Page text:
“Having 104 students on the honor roll … that’s nearly half the building,” McGrath said. “Dr. Rawls, Ms. Fleck and I are very proud of the boys.”

John Gardner ’75, Leo Alumni Association Man of the Year for 2024

By Dan McGrath

John Gardner ’75 has been named Leo Alumni Association Man of the Year for 2024. 

Along with the Doc Driscoll and Community Service award recipients and a five-member Hall of Fame Class, John will be honored at the Alumni Banquet on Friday, April 26. Tickets are still available on-line for the event, which will be held at Casa del Mar in Hickory Hills.

A past president and current vice-president of the Alumni Association, John has been involved with the organization since 1999, overseeing such events as the banquet, the golf outing and the Alumni basketball night that have generated thousands of dollars in revenue for Leo High School. He believes he owes the school a debt of gratitude.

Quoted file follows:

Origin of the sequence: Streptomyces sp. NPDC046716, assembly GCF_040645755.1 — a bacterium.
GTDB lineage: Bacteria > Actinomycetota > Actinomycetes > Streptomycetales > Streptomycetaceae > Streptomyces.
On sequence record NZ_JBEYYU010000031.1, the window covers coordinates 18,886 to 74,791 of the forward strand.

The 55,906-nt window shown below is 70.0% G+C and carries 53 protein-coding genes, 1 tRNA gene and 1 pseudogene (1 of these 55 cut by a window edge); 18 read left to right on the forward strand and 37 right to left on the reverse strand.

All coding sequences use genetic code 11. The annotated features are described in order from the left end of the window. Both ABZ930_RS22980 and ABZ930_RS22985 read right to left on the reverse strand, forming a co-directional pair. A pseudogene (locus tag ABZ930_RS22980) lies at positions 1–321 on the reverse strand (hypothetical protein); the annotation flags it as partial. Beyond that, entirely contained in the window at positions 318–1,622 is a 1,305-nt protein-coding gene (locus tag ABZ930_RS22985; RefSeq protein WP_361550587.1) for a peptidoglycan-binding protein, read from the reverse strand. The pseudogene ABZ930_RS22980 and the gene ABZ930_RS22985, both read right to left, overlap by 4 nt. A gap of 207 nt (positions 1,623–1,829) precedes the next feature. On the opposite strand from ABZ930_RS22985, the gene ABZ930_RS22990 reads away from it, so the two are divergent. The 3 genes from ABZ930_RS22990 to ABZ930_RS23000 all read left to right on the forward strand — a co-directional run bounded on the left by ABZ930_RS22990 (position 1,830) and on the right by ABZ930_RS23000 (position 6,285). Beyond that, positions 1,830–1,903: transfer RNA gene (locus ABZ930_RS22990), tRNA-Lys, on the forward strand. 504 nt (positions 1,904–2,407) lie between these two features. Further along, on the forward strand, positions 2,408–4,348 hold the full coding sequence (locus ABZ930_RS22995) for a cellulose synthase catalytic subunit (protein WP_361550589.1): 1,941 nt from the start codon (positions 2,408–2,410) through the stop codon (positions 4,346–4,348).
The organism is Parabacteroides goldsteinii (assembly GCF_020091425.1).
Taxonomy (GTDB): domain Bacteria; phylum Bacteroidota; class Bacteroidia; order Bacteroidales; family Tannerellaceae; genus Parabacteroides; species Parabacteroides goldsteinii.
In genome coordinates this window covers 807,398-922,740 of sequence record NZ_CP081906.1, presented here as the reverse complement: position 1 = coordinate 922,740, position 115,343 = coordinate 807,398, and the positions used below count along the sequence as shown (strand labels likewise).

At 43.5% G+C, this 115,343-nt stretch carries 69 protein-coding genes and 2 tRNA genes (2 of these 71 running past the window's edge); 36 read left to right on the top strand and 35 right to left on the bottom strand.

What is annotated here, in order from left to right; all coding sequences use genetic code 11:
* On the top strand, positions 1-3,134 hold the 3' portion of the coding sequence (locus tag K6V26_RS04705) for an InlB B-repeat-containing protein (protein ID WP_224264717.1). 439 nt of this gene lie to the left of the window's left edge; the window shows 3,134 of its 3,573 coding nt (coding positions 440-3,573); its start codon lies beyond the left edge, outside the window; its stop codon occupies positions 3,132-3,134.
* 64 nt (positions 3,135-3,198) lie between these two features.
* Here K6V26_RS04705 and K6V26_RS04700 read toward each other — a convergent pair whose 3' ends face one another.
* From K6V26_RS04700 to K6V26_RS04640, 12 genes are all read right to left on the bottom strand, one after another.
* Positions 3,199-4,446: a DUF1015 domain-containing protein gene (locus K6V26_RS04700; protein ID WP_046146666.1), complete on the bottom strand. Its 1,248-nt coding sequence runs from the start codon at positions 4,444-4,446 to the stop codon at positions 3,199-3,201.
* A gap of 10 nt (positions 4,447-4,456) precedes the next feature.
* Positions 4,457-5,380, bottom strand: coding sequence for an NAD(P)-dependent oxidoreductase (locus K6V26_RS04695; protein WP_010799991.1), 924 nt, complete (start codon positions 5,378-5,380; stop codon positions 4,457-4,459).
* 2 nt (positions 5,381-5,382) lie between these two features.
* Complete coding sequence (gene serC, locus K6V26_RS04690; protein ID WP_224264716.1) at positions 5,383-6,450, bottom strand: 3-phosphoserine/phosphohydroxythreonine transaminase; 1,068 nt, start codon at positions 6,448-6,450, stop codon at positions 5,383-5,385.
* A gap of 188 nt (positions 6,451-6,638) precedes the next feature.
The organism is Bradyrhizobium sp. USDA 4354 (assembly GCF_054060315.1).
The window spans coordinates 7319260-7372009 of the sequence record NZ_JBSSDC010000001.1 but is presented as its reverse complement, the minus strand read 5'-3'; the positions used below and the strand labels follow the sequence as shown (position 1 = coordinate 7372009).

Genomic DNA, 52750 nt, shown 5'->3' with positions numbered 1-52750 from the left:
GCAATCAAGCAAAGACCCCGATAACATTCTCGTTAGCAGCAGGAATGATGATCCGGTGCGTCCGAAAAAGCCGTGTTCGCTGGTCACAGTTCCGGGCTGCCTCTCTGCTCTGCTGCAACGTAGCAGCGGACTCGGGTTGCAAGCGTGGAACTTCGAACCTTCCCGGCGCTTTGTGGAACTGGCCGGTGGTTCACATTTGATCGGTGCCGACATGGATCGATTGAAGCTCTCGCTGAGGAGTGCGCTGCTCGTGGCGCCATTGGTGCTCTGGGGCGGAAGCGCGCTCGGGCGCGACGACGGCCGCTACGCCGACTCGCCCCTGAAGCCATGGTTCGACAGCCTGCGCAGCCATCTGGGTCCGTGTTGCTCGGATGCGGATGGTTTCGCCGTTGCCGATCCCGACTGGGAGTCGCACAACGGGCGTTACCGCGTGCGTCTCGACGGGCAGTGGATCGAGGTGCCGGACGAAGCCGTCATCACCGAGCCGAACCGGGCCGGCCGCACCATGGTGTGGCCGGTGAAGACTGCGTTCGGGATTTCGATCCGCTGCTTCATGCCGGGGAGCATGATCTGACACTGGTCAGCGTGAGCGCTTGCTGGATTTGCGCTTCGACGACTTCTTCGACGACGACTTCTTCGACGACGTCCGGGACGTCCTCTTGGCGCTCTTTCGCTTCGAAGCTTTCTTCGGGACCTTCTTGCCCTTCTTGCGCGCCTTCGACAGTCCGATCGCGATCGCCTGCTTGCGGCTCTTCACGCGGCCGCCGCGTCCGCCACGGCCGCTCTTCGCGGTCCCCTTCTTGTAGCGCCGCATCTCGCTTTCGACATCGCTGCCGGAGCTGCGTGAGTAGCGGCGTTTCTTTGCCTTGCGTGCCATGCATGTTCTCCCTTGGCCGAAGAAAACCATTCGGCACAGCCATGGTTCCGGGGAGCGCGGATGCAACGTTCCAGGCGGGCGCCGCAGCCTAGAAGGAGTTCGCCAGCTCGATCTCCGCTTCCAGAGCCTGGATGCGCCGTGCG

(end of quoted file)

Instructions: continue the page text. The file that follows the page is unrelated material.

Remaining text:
“Without the friends I met at Leo, I’m not sure how my life would have turned out,” he said. “We learned how to be men, husbands and fathers together … We all credit Leo for our success.”

John attended Western Illinois University after Leo, graduating in 1979. He and wife Susan have four children and are active at Most Holy Redeemer Parish. John is a member of the Leo Hall of Fame and was the Doc Driscoll Award recipient for exemplary service to Leo in 2018.

This year’s other honorees: 

Doc Driscoll Award – Bob Cheval ’74 is this year’s Doc Driscoll Award recipient. Bob is the longtime treasurer of the Alumni Association, and his ability to “keep the books straight” surely fits the award’s criteria for above-and-beyond service to Leo.